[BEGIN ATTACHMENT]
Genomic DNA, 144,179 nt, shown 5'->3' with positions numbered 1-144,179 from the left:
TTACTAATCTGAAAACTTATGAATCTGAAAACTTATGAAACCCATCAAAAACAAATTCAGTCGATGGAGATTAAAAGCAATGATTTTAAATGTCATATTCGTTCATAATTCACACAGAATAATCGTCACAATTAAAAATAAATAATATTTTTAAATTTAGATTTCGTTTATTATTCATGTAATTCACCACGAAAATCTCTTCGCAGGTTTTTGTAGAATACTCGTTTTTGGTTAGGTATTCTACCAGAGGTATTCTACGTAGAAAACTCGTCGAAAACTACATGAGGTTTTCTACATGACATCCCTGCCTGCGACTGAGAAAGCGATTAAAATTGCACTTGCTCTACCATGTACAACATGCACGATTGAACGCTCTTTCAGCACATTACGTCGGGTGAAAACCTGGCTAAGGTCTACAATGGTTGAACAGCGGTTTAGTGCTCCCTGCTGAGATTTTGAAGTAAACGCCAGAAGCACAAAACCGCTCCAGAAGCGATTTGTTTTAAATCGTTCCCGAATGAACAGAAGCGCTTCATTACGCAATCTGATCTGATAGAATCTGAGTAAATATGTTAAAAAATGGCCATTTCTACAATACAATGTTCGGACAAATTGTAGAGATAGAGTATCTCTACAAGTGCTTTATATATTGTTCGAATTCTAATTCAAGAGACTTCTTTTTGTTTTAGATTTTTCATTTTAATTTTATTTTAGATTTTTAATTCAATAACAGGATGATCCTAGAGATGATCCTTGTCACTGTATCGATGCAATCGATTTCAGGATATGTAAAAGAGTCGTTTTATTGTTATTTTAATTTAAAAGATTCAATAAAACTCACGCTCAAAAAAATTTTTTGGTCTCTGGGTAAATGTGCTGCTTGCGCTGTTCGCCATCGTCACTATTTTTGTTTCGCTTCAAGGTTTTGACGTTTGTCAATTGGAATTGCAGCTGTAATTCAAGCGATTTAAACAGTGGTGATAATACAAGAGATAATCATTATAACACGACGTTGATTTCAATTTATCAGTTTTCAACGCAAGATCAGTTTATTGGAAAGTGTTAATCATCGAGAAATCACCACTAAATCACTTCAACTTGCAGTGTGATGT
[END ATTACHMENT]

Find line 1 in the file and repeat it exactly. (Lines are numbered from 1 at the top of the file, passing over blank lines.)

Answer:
Genomic DNA, 144,179 nt, shown 5'->3' with positions numbered 1-144,179 from the left: